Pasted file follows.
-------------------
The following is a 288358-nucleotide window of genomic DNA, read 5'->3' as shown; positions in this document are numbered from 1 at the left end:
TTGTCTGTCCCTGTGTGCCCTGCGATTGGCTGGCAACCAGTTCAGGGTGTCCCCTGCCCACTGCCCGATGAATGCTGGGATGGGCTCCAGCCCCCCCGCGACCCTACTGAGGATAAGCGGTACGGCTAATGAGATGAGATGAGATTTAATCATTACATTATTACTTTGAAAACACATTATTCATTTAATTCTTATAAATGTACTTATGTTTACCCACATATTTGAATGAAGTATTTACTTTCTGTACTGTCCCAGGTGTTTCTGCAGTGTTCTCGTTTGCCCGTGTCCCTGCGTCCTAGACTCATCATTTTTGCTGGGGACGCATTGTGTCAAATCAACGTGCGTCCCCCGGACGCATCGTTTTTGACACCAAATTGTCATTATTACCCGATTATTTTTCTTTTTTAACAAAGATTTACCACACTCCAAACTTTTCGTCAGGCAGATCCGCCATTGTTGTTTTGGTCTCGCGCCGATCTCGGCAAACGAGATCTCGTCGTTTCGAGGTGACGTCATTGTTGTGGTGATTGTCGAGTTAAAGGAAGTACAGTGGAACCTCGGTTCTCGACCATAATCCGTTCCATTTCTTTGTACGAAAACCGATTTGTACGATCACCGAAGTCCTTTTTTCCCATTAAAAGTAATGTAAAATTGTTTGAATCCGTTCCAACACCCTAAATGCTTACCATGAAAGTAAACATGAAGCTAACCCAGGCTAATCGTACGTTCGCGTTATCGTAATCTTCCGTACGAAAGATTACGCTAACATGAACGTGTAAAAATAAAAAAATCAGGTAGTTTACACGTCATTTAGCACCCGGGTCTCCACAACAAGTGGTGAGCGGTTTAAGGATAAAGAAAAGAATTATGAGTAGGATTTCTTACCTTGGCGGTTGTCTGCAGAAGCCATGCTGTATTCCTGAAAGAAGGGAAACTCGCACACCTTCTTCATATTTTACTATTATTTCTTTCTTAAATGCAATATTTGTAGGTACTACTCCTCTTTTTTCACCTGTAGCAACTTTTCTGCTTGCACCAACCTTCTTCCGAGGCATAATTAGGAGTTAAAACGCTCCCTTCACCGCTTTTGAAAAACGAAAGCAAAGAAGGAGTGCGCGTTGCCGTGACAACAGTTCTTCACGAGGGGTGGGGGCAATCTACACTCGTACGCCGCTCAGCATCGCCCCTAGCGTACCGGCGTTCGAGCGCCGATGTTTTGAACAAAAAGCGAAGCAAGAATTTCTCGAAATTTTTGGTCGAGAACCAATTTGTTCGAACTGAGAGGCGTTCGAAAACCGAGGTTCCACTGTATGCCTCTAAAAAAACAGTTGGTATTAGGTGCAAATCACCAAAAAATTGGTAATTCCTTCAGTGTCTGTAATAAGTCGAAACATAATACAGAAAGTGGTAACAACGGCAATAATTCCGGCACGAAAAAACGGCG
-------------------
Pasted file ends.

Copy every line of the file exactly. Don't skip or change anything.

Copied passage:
The following is a 288358-nucleotide window of genomic DNA, read 5'->3' as shown; positions in this document are numbered from 1 at the left end:
TTGTCTGTCCCTGTGTGCCCTGCGATTGGCTGGCAACCAGTTCAGGGTGTCCCCTGCCCACTGCCCGATGAATGCTGGGATGGGCTCCAGCCCCCCCGCGACCCTACTGAGGATAAGCGGTACGGCTAATGAGATGAGATGAGATTTAATCATTACATTATTACTTTGAAAACACATTATTCATTTAATTCTTATAAATGTACTTATGTTTACCCACATATTTGAATGAAGTATTTACTTTCTGTACTGTCCCAGGTGTTTCTGCAGTGTTCTCGTTTGCCCGTGTCCCTGCGTCCTAGACTCATCATTTTTGCTGGGGACGCATTGTGTCAAATCAACGTGCGTCCCCCGGACGCATCGTTTTTGACACCAAATTGTCATTATTACCCGATTATTTTTCTTTTTTAACAAAGATTTACCACACTCCAAACTTTTCGTCAGGCAGATCCGCCATTGTTGTTTTGGTCTCGCGCCGATCTCGGCAAACGAGATCTCGTCGTTTCGAGGTGACGTCATTGTTGTGGTGATTGTCGAGTTAAAGGAAGTACAGTGGAACCTCGGTTCTCGACCATAATCCGTTCCATTTCTTTGTACGAAAACCGATTTGTACGATCACCGAAGTCCTTTTTTCCCATTAAAAGTAATGTAAAATTGTTTGAATCCGTTCCAACACCCTAAATGCTTACCATGAAAGTAAACATGAAGCTAACCCAGGCTAATCGTACGTTCGCGTTATCGTAATCTTCCGTACGAAAGATTACGCTAACATGAACGTGTAAAAATAAAAAAATCAGGTAGTTTACACGTCATTTAGCACCCGGGTCTCCACAACAAGTGGTGAGCGGTTTAAGGATAAAGAAAAGAATTATGAGTAGGATTTCTTACCTTGGCGGTTGTCTGCAGAAGCCATGCTGTATTCCTGAAAGAAGGGAAACTCGCACACCTTCTTCATATTTTACTATTATTTCTTTCTTAAATGCAATATTTGTAGGTACTACTCCTCTTTTTTCACCTGTAGCAACTTTTCTGCTTGCACCAACCTTCTTCCGAGGCATAATTAGGAGTTAAAACGCTCCCTTCACCGCTTTTGAAAAACGAAAGCAAAGAAGGAGTGCGCGTTGCCGTGACAACAGTTCTTCACGAGGGGTGGGGGCAATCTACACTCGTACGCCGCTCAGCATCGCCCCTAGCGTACCGGCGTTCGAGCGCCGATGTTTTGAACAAAAAGCGAAGCAAGAATTTCTCGAAATTTTTGGTCGAGAACCAATTTGTTCGAACTGAGAGGCGTTCGAAAACCGAGGTTCCACTGTATGCCTCTAAAAAAACAGTTGGTATTAGGTGCAAATCACCAAAAAATTGGTAATTCCTTCAGTGTCTGTAATAAGTCGAAACATAATACAGAAAGTGGTAACAACGGCAATAATTCCGGCACGAAAAAACGGCG